• Add the clams, calamari and mussels and cover tightly. Cook until the clams and mussels open, about one and a half minutes. Add the crabmeat, stir gently and remove from the heat.
• Bring 4 quarts of water to a boil and add fettuccini. Boil for 10-12 minutes until al dente.
• To serve, divide the fettuccini and add equal portions of the clams and mussels to the top and then pour over the remaining fish and sauce. Serves 4.
About the novel . . .
She dreams a murder before it happens. A young woman is strangled while her killer sings the words from the lullaby, “Hush, Little Baby.”
Lacey Campbell’s life is full, but not idyllic. As head chef for a chic restaurant and primary caregiver to a mother with Alzheimer’s, she doesn’t have time for the nightmare and at first she tries to deny it. But the next day, she discovers it's a disturbing reality. When she dreams the second heinous murder she knows it’s time to tell the police.
Detective Ford Jamison is called back to the little coastal town to help with the case and soon notices an alarming trend: the killer is using the lullaby as a “blueprint” to target women who resemble Lacey. This doesn’t slow the killings and now Lacey is afraid to fall asleep at night because the next face she sees in her dream might be her own.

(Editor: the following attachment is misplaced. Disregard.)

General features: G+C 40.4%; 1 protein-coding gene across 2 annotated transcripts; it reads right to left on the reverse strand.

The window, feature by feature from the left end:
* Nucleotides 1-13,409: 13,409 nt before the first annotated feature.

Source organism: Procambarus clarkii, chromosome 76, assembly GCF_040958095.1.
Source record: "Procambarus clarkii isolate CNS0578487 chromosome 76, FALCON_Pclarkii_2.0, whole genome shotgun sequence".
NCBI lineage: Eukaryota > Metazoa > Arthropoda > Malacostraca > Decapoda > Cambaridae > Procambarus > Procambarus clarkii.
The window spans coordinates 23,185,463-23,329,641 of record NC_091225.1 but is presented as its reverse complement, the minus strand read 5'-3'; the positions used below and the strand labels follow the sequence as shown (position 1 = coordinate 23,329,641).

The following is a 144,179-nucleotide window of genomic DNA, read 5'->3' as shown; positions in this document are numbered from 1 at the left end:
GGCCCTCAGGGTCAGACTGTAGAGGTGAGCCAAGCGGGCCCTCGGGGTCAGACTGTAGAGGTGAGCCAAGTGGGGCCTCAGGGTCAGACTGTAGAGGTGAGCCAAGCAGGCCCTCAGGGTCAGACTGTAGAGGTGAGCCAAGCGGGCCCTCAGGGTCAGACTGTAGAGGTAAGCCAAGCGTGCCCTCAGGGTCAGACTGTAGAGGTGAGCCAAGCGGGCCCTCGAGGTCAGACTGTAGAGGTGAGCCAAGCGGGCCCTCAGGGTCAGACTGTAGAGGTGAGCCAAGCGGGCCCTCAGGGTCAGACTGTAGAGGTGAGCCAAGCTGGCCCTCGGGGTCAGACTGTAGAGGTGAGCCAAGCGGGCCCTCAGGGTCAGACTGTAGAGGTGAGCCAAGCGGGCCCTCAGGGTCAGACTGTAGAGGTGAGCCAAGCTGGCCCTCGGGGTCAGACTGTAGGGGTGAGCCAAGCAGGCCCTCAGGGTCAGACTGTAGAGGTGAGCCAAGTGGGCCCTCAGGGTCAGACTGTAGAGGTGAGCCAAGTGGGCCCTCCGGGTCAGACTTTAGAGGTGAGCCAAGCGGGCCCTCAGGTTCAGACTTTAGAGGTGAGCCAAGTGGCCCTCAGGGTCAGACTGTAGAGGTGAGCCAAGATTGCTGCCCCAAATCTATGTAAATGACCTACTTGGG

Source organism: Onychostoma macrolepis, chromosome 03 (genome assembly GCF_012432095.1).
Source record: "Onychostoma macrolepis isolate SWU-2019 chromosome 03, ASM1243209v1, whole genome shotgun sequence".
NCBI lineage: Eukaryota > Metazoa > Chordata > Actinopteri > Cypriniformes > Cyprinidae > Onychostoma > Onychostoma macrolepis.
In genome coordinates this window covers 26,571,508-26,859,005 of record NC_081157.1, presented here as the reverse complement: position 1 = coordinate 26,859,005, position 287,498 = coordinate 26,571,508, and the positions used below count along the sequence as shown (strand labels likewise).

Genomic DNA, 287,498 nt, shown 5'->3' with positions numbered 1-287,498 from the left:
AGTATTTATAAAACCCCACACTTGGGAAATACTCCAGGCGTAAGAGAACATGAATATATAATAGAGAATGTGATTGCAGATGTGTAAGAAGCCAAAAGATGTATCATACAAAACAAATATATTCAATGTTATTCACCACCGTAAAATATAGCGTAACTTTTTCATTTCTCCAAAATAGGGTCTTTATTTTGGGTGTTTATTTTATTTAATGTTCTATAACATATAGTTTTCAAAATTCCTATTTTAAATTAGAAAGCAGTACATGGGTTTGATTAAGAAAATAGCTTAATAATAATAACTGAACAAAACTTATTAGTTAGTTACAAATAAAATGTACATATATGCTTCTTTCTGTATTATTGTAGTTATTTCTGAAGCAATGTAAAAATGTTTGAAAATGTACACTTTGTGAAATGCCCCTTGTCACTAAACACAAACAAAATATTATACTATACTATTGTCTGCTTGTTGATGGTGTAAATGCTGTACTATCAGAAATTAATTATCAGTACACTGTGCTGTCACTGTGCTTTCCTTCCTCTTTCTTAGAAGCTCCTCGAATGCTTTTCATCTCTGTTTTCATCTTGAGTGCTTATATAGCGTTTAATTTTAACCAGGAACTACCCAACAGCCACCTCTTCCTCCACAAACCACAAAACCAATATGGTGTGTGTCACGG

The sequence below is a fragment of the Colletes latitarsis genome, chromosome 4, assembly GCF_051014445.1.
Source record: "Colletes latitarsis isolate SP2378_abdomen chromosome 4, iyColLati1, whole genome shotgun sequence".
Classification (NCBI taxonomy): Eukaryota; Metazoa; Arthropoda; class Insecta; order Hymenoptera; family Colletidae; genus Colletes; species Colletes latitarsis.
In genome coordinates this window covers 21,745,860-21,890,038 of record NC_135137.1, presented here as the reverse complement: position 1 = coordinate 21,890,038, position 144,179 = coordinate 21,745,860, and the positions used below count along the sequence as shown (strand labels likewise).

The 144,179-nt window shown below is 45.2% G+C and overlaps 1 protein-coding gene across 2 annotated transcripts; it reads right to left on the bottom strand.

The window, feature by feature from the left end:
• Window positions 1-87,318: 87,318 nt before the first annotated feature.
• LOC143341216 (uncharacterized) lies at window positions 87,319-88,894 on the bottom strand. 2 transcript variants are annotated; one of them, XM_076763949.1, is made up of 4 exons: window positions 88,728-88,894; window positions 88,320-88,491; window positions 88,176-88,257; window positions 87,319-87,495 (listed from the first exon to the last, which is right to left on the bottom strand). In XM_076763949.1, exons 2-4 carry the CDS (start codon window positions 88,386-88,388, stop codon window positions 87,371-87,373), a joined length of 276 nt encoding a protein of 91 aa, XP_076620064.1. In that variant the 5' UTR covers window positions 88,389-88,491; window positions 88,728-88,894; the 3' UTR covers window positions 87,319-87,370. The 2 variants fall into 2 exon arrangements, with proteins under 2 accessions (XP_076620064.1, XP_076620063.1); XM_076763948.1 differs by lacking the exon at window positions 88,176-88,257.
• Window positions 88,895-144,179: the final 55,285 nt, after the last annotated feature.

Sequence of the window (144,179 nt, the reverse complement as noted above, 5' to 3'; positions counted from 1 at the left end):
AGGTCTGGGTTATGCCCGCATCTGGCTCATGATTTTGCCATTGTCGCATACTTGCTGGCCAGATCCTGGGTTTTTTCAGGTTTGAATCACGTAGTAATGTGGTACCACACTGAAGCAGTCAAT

As a hurricane churns ever closer to the little coastal town, danger and suspicion spin out of control. Time is running out. Can they stop the killer before the last verse of the lullaby?
About the Author . . .
Leanna Sain, earned her BA from the University of South Carolina before moving back to the NC mountains. She calls Miracle Hill Farm home, but she lives mostly in her imagination. Her Southern suspense or “GRIT-lit,” showcases her plot-driven method that successfully rolls elements of best-selling authors Mary Kay Andrews, Nicholas Sparks, and Jan Karon all together, making it her own. She loves leading discussion groups and book clubs. For more information or to contact her visit: www.LeannaSain.com
**Note from Leanna: I wrote Hush while my mother was in the final stages of Alzheimer’s. To honor her, I’m donating a portion of book sales to Alzheimer’s research. Please help by getting a copy, spreading the word, and writing a book review.
Where you can find Leanna:
Website and blog